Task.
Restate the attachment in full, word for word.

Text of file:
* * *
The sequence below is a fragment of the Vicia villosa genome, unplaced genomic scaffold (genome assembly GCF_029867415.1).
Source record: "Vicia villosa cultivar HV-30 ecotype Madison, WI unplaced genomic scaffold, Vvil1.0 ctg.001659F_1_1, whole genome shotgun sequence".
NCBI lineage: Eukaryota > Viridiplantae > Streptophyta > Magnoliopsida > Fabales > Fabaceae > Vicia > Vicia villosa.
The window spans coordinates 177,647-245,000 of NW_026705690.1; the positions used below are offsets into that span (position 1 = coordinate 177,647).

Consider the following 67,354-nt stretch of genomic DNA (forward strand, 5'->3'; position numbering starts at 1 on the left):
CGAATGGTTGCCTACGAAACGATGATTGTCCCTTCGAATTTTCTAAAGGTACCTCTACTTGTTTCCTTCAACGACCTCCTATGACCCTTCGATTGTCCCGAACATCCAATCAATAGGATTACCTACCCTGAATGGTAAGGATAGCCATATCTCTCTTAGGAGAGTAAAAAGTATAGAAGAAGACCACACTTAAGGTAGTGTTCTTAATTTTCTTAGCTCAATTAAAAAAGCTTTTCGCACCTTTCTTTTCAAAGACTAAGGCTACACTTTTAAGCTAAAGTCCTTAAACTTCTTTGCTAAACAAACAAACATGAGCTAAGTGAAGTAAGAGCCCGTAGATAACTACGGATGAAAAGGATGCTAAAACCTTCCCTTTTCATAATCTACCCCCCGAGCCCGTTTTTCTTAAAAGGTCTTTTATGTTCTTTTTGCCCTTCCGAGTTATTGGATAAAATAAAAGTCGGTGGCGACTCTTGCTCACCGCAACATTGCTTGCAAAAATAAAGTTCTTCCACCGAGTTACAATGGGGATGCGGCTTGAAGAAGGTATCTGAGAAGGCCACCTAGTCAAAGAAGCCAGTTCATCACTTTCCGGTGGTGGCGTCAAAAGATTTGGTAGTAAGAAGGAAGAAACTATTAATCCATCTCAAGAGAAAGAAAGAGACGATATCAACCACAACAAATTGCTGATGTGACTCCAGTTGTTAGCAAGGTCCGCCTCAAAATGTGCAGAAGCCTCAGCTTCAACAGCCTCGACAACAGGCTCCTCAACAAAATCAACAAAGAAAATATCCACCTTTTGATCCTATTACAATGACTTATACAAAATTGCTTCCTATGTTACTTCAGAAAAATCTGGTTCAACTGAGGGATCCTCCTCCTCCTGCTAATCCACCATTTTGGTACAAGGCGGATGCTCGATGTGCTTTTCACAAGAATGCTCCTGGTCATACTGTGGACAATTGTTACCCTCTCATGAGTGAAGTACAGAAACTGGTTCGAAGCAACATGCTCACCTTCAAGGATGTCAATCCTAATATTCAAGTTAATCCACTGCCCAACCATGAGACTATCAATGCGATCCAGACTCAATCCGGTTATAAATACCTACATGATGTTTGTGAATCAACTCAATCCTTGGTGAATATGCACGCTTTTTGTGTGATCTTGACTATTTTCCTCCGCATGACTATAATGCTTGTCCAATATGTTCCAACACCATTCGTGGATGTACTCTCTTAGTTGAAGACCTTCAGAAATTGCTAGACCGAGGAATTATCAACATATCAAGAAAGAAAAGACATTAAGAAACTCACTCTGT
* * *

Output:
The sequence below is a fragment of the Vicia villosa genome, unplaced genomic scaffold (genome assembly GCF_029867415.1).
Source record: "Vicia villosa cultivar HV-30 ecotype Madison, WI unplaced genomic scaffold, Vvil1.0 ctg.001659F_1_1, whole genome shotgun sequence".
NCBI lineage: Eukaryota > Viridiplantae > Streptophyta > Magnoliopsida > Fabales > Fabaceae > Vicia > Vicia villosa.
The window spans coordinates 177,647-245,000 of NW_026705690.1; the positions used below are offsets into that span (position 1 = coordinate 177,647).

Consider the following 67,354-nt stretch of genomic DNA (forward strand, 5'->3'; position numbering starts at 1 on the left):
CGAATGGTTGCCTACGAAACGATGATTGTCCCTTCGAATTTTCTAAAGGTACCTCTACTTGTTTCCTTCAACGACCTCCTATGACCCTTCGATTGTCCCGAACATCCAATCAATAGGATTACCTACCCTGAATGGTAAGGATAGCCATATCTCTCTTAGGAGAGTAAAAAGTATAGAAGAAGACCACACTTAAGGTAGTGTTCTTAATTTTCTTAGCTCAATTAAAAAAGCTTTTCGCACCTTTCTTTTCAAAGACTAAGGCTACACTTTTAAGCTAAAGTCCTTAAACTTCTTTGCTAAACAAACAAACATGAGCTAAGTGAAGTAAGAGCCCGTAGATAACTACGGATGAAAAGGATGCTAAAACCTTCCCTTTTCATAATCTACCCCCCGAGCCCGTTTTTCTTAAAAGGTCTTTTATGTTCTTTTTGCCCTTCCGAGTTATTGGATAAAATAAAAGTCGGTGGCGACTCTTGCTCACCGCAACATTGCTTGCAAAAATAAAGTTCTTCCACCGAGTTACAATGGGGATGCGGCTTGAAGAAGGTATCTGAGAAGGCCACCTAGTCAAAGAAGCCAGTTCATCACTTTCCGGTGGTGGCGTCAAAAGATTTGGTAGTAAGAAGGAAGAAACTATTAATCCATCTCAAGAGAAAGAAAGAGACGATATCAACCACAACAAATTGCTGATGTGACTCCAGTTGTTAGCAAGGTCCGCCTCAAAATGTGCAGAAGCCTCAGCTTCAACAGCCTCGACAACAGGCTCCTCAACAAAATCAACAAAGAAAATATCCACCTTTTGATCCTATTACAATGACTTATACAAAATTGCTTCCTATGTTACTTCAGAAAAATCTGGTTCAACTGAGGGATCCTCCTCCTCCTGCTAATCCACCATTTTGGTACAAGGCGGATGCTCGATGTGCTTTTCACAAGAATGCTCCTGGTCATACTGTGGACAATTGTTACCCTCTCATGAGTGAAGTACAGAAACTGGTTCGAAGCAACATGCTCACCTTCAAGGATGTCAATCCTAATATTCAAGTTAATCCACTGCCCAACCATGAGACTATCAATGCGATCCAGACTCAATCCGGTTATAAATACCTACATGATGTTTGTGAATCAACTCAATCCTTGGTGAATATGCACGCTTTTTGTGTGATCTTGACTATTTTCCTCCGCATGACTATAATGCTTGTCCAATATGTTCCAACACCATTCGTGGATGTACTCTCTTAGTTGAAGACCTTCAGAAATTGCTAGACCGAGGAATTATCAACATATCAAGAAAGAAAAGACATTAAGAAACTCACTCTGT